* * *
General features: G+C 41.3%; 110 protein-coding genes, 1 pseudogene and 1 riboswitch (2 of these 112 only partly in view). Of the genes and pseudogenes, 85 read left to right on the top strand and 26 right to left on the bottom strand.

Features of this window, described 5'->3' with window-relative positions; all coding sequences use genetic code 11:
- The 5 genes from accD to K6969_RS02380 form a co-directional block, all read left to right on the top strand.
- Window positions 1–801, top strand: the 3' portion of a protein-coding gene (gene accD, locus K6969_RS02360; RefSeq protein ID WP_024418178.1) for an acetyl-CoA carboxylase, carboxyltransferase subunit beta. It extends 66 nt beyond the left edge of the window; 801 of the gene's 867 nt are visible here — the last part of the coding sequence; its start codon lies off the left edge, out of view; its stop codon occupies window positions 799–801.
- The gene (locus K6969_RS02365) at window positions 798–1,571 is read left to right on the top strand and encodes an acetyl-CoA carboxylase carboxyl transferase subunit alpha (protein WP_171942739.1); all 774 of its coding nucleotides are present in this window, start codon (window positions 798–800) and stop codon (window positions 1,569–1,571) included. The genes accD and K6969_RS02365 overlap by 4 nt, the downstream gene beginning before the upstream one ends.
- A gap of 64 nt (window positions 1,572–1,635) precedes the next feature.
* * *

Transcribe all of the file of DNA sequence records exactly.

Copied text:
General features: G+C 41.3%; 110 protein-coding genes, 1 pseudogene and 1 riboswitch (2 of these 112 only partly in view). Of the genes and pseudogenes, 85 read left to right on the top strand and 26 right to left on the bottom strand.

Features of this window, described 5'->3' with window-relative positions; all coding sequences use genetic code 11:
- The 5 genes from accD to K6969_RS02380 form a co-directional block, all read left to right on the top strand.
- Window positions 1–801, top strand: the 3' portion of a protein-coding gene (gene accD, locus K6969_RS02360; RefSeq protein ID WP_024418178.1) for an acetyl-CoA carboxylase, carboxyltransferase subunit beta. It extends 66 nt beyond the left edge of the window; 801 of the gene's 867 nt are visible here — the last part of the coding sequence; its start codon lies off the left edge, out of view; its stop codon occupies window positions 799–801.
- The gene (locus K6969_RS02365) at window positions 798–1,571 is read left to right on the top strand and encodes an acetyl-CoA carboxylase carboxyl transferase subunit alpha (protein WP_171942739.1); all 774 of its coding nucleotides are present in this window, start codon (window positions 798–800) and stop codon (window positions 1,569–1,571) included. The genes accD and K6969_RS02365 overlap by 4 nt, the downstream gene beginning before the upstream one ends.
- A gap of 64 nt (window positions 1,572–1,635) precedes the next feature.